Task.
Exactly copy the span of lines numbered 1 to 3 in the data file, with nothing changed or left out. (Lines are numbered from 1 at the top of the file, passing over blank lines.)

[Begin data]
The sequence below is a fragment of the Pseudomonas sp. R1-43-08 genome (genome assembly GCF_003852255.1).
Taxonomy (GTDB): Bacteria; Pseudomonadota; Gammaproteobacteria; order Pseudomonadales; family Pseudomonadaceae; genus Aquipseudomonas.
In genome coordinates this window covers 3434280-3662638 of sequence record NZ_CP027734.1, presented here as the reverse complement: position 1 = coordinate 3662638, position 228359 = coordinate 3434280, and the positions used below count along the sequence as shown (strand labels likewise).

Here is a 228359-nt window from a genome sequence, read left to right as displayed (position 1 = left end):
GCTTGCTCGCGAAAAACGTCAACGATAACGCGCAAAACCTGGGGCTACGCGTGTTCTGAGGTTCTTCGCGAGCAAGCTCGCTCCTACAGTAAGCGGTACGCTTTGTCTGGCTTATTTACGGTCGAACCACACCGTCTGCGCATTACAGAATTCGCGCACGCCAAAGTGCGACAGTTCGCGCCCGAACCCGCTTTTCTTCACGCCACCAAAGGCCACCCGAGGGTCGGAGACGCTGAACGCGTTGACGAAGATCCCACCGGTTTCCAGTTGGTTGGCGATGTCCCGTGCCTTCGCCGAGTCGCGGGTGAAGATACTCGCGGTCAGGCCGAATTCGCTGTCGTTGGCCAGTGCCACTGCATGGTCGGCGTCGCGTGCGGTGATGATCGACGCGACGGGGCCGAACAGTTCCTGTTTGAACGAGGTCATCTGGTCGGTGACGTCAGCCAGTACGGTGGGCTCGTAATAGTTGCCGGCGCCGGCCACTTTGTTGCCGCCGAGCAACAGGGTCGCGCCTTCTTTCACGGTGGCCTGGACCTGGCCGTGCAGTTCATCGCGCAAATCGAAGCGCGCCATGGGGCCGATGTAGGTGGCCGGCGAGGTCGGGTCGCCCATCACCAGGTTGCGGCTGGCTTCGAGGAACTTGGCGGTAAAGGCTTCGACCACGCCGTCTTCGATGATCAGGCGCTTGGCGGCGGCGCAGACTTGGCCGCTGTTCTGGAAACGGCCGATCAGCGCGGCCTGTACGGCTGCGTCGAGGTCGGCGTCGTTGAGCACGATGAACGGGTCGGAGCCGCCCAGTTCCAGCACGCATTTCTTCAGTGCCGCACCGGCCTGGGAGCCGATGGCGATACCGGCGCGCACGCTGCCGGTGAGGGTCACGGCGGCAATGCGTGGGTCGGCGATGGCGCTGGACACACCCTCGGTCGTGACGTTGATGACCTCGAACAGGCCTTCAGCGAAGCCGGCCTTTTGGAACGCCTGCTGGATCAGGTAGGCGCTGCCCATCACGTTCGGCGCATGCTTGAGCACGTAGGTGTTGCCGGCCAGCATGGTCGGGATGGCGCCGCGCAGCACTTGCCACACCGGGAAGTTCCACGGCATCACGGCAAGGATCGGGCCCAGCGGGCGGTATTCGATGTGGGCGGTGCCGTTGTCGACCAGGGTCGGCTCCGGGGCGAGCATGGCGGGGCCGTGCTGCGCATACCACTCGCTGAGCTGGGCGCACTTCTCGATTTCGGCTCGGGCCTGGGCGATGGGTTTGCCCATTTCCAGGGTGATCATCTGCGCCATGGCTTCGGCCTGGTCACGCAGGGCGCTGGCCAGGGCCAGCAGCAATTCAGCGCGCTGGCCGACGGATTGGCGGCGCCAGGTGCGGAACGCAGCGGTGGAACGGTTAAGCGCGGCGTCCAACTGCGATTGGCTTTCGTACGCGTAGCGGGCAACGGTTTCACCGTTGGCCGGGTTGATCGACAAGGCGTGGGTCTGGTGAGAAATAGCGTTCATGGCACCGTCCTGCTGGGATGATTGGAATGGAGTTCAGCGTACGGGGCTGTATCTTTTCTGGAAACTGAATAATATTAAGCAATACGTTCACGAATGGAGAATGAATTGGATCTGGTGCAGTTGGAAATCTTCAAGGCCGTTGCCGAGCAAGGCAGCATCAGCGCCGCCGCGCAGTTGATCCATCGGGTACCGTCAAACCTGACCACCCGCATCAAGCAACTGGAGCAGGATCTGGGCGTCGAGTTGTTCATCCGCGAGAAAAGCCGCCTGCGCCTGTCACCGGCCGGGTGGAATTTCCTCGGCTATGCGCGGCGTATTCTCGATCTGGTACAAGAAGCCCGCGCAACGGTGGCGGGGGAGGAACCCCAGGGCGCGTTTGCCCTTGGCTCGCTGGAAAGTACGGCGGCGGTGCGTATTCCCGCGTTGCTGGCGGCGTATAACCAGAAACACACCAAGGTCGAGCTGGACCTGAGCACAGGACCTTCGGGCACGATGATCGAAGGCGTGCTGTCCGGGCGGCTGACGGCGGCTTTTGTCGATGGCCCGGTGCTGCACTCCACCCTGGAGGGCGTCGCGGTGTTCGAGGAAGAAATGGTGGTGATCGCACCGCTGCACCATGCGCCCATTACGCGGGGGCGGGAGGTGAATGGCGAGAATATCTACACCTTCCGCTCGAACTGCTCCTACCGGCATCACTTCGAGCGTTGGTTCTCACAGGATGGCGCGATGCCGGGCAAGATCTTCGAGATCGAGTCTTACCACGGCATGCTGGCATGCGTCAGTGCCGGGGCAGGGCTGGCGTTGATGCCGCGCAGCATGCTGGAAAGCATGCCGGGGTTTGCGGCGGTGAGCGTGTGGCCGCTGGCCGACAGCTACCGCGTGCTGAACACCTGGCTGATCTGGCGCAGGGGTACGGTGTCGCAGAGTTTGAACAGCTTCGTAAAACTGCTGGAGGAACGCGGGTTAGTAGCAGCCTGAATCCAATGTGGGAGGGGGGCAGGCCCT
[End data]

The sequence below is a fragment of the Pseudomonas sp. R1-43-08 genome (genome assembly GCF_003852255.1).
Taxonomy (GTDB): Bacteria; Pseudomonadota; Gammaproteobacteria; order Pseudomonadales; family Pseudomonadaceae; genus Aquipseudomonas.
In genome coordinates this window covers 3434280-3662638 of sequence record NZ_CP027734.1, presented here as the reverse complement: position 1 = coordinate 3662638, position 228359 = coordinate 3434280, and the positions used below count along the sequence as shown (strand labels likewise).